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And so I end where I began. With Respect and knowledge. As an Oriental dancer you can perform to any style you want as long as you have respect for yourself and others, alongside a good amount of knowledge (and practise) as your foundations. As Rachel Brice’s tattoo (A Yoga Sutra in Sanskrit) suggests “Practice becomes firmly grounded when continued for a long time, without interruption and with reverent devotion.”

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You will get the odd wolf whistle or crude remark because some people are just animals but that does not mean a belly dancer needs to provoke such a reaction? “I simply think of one word: ignorance. I do however understand that this particular style of movement and dance is a very alluring one.” Nicola Hardman explains. “And I can understand how some people narrow mindedly view it as a sexual dance form because the nature of Arabic dance involves some traditional moves which tend to make up parts of the dance – including the sexual gyrating of the hips and hip flicks. It also uses very sensual movements such as “shimmying” (especially the hips) and liquid like movements that isolate all different parts of the body… yet as I stated earlier I think it was once upon a time an honest interpretation of sex and reproduction rather than a cheap wiggle for sexual entertainment. It used to be a desire to understand the female form through dance.” Hopefully it still can be because not all Belly Dancers portray themselves as tacky sideshow acts.

For the future there needs to be harmony for this wonderful dance form, both the West and the East can learn and grow from one another and Cabaret is no better than Tribal and any one can dance Belly Dance regardless of culture, shape and sex. We are at a time where it is ok to borrow from each other; the world needs to share more in all aspects of life. At the end of the day it is all relative and as long as you are true to yourself as a performing artist and have respect for other cultures and customs you can’t go wrong.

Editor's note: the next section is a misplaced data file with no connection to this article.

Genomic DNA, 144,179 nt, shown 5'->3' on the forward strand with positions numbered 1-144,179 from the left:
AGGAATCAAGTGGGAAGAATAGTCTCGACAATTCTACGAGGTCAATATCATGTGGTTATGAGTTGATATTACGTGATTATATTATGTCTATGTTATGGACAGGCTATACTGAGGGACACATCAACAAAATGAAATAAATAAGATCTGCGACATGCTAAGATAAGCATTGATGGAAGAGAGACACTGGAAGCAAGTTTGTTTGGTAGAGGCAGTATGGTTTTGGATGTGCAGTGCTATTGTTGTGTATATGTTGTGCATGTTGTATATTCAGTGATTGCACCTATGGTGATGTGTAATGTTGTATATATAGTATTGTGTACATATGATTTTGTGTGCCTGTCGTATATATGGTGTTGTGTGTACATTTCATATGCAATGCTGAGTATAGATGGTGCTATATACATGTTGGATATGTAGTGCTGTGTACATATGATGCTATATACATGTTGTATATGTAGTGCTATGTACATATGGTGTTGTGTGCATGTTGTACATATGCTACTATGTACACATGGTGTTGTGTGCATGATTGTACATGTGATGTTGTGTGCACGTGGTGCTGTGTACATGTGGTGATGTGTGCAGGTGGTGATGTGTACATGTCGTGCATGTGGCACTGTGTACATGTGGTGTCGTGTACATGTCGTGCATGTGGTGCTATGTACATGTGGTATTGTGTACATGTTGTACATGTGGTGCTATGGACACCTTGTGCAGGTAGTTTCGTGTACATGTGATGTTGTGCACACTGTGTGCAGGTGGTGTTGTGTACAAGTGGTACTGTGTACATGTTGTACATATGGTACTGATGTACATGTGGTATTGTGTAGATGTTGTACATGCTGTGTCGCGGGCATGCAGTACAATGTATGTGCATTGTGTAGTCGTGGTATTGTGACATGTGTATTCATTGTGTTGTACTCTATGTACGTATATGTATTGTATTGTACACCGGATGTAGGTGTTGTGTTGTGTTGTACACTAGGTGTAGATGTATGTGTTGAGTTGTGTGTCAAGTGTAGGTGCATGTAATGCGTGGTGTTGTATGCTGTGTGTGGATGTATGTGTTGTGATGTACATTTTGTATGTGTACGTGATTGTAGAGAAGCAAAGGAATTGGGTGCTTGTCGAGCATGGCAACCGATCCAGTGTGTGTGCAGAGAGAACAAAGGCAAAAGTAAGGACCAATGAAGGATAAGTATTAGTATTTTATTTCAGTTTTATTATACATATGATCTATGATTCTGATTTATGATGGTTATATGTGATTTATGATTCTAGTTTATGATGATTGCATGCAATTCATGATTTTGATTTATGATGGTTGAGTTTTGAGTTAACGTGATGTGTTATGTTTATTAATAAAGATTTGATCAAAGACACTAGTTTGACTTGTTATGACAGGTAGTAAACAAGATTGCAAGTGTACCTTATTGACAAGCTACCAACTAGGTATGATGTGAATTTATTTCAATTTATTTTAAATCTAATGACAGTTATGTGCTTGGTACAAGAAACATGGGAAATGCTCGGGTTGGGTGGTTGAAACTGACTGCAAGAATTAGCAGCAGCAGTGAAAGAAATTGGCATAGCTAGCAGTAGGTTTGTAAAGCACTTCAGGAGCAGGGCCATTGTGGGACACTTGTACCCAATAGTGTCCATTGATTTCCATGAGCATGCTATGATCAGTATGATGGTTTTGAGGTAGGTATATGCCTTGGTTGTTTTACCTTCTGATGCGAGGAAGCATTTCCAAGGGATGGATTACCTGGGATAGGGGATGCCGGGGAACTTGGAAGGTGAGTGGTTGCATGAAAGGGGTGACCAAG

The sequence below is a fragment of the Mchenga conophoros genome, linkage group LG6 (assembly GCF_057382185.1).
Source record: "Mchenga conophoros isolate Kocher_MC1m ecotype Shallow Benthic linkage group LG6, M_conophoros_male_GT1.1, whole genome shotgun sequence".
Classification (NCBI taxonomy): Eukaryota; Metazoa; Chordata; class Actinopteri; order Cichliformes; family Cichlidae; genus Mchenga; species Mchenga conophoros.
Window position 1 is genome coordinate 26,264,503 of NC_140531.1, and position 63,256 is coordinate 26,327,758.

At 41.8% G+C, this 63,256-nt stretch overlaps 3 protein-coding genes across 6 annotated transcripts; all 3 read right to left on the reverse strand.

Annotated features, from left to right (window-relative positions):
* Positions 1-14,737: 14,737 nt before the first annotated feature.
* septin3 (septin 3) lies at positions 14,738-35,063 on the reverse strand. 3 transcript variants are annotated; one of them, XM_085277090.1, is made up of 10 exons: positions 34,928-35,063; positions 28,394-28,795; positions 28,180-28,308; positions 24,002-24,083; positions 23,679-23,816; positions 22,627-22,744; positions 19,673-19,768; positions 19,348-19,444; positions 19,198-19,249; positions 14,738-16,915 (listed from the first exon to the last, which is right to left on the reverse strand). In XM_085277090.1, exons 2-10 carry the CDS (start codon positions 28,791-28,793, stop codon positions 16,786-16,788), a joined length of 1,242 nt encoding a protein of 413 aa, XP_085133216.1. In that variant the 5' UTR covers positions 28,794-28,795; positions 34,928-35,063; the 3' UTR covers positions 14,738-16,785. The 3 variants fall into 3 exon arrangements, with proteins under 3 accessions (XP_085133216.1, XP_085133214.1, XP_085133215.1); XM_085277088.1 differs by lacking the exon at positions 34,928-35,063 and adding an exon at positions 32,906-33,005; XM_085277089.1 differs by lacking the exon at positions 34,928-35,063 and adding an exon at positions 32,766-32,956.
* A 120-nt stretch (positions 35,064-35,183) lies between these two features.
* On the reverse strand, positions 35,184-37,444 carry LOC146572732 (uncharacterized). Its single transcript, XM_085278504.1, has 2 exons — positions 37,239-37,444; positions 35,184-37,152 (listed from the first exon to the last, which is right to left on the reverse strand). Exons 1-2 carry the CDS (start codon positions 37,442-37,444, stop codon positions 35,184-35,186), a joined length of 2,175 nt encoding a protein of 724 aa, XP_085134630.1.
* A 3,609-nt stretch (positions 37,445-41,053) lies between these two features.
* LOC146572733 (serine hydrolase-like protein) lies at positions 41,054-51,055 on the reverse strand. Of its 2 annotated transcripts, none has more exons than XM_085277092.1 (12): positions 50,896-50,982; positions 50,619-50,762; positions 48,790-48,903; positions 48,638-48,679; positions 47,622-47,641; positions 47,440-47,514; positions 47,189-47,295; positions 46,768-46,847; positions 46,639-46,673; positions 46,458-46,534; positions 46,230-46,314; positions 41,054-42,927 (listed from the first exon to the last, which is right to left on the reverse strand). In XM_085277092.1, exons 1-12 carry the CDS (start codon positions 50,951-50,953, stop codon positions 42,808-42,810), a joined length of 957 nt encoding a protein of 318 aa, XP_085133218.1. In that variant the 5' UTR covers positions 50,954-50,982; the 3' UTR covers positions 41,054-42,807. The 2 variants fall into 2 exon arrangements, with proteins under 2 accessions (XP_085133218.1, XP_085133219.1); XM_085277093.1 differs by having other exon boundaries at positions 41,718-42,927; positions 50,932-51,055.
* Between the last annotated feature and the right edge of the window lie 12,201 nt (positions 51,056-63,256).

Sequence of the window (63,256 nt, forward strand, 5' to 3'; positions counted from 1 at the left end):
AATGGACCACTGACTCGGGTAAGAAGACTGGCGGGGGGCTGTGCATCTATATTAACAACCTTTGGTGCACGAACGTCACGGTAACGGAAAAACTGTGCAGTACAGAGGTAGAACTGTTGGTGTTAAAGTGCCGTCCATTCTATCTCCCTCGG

Katie Ness Bellydance article

I believe with all my heart that Belly Dance is good for your health and well-being. It has helped me fight Depression in my late teens and also bring confidence to my otherwise reserved persona. I have been told in the past I am too skinny to Belly Dance however take a look at professional Belly Dancers like Rachel Brice and Didem-both have a slim, petite frames. You do not need a “Belly” to Belly Dance. All women are beautiful as they are whether you are slim or very curvaceous and Belly Dance allows a woman to see how beautiful her body is when she shakes that stuff around! Tiazza believes also “Belly dance as any other dance is a great physical activity. What makes it great is that not only it’s moderate but also fun. It’s a physical activity that most people won’t look at it as a workout. The music is great; the moves are challenging and beautiful. I think the combination of it all makes it a very fun appealing exercise.”

I actually overcame my weight problem through Belly Dance and Yoga because it is such a fun dance you can dance for hours without realising you have given yourself a good work out. I have secretly always wanted to be a dancer yet my parents could not afford to send me to dance lessons. When I turned 15 my mum took me to Turkey and that is when I found Belly Dance and I’d practise for hours at home everyday and still do. I am now 26 and still Belly Dancing whilst fusing it with Yoga and people are amazed at my figure and flexibility. Nicola Hardman States, “Arabic dance uses the entire body. It focuses on core muscles mainly in your stomach and back – because the main focus of it is being able to isolate all the different parts of your body. Some of the moves actually enable the dancer to exercise and strengthen the spinal column and abdominal muscles. Movement equals exercise, which promotes good health because you are bringing oxygen to your muscles and keeping them flexible but in a very gentle way. “

Here is a personal story to reflect such statements. A few years back I had my first colposcopy experience and the head nurse inserted the dreaded speculum. To calm my nerves she told a joke and made me laugh so hard the speculum rocketed across the room and in her astonishment she said “By heck girl don’t you have strong pelvic muscles!” and “Asa nurse for 14 years I have never witnessed such a thing!” which relates back to ideas that belly dance is beneficial to pregnant women and child birth because it helps the woman learn how to use the correct muscles and breathing techniques. It is also excellent at calming your abdominal muscles during menstruation. As Tiazza Rose states “I think dancing in general makes me happy and free and gives me a chance to live this secret person inside of me that normally would not act the same way I would on stage. It’s like having a chance to be 2 people at once…`’ and Nicola Hardman agrees “The thing I love the most about this type of dancing is that it is not only dancing – I see it more as a way of expressing emotion and creative desire, so when I dance I feel extremely happy and very focused on listening to my creative voices.” And as for me, like the whirling Dervish, I enjoy lifting my arms up to the sky and keeping my feet firmly grounded as I Belly Dance. It is a great feeling of balancing energies and polar opposites that come together in harmonious shimmies within my solar plexus (The solar plexus is located in the stomach ‘Belly region’).